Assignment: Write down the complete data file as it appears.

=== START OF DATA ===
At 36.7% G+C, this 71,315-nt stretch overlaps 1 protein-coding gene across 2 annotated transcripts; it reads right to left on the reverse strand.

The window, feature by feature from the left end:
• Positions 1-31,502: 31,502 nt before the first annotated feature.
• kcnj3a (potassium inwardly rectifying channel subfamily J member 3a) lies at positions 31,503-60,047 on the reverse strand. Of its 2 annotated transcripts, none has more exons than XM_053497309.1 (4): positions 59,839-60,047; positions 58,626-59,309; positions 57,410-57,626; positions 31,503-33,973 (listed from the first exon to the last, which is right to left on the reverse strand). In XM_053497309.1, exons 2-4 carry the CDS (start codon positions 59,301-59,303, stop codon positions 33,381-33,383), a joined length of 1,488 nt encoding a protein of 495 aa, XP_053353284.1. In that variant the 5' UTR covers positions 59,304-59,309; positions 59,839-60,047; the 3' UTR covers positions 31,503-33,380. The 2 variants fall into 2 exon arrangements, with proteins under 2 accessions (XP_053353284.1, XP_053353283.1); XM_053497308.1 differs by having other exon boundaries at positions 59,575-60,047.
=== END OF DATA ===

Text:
At 36.7% G+C, this 71,315-nt stretch overlaps 1 protein-coding gene across 2 annotated transcripts; it reads right to left on the reverse strand.

The window, feature by feature from the left end:
• Positions 1-31,502: 31,502 nt before the first annotated feature.
• kcnj3a (potassium inwardly rectifying channel subfamily J member 3a) lies at positions 31,503-60,047 on the reverse strand. Of its 2 annotated transcripts, none has more exons than XM_053497309.1 (4): positions 59,839-60,047; positions 58,626-59,309; positions 57,410-57,626; positions 31,503-33,973 (listed from the first exon to the last, which is right to left on the reverse strand). In XM_053497309.1, exons 2-4 carry the CDS (start codon positions 59,301-59,303, stop codon positions 33,381-33,383), a joined length of 1,488 nt encoding a protein of 495 aa, XP_053353284.1. In that variant the 5' UTR covers positions 59,304-59,309; positions 59,839-60,047; the 3' UTR covers positions 31,503-33,380. The 2 variants fall into 2 exon arrangements, with proteins under 2 accessions (XP_053353284.1, XP_053353283.1); XM_053497308.1 differs by having other exon boundaries at positions 59,575-60,047.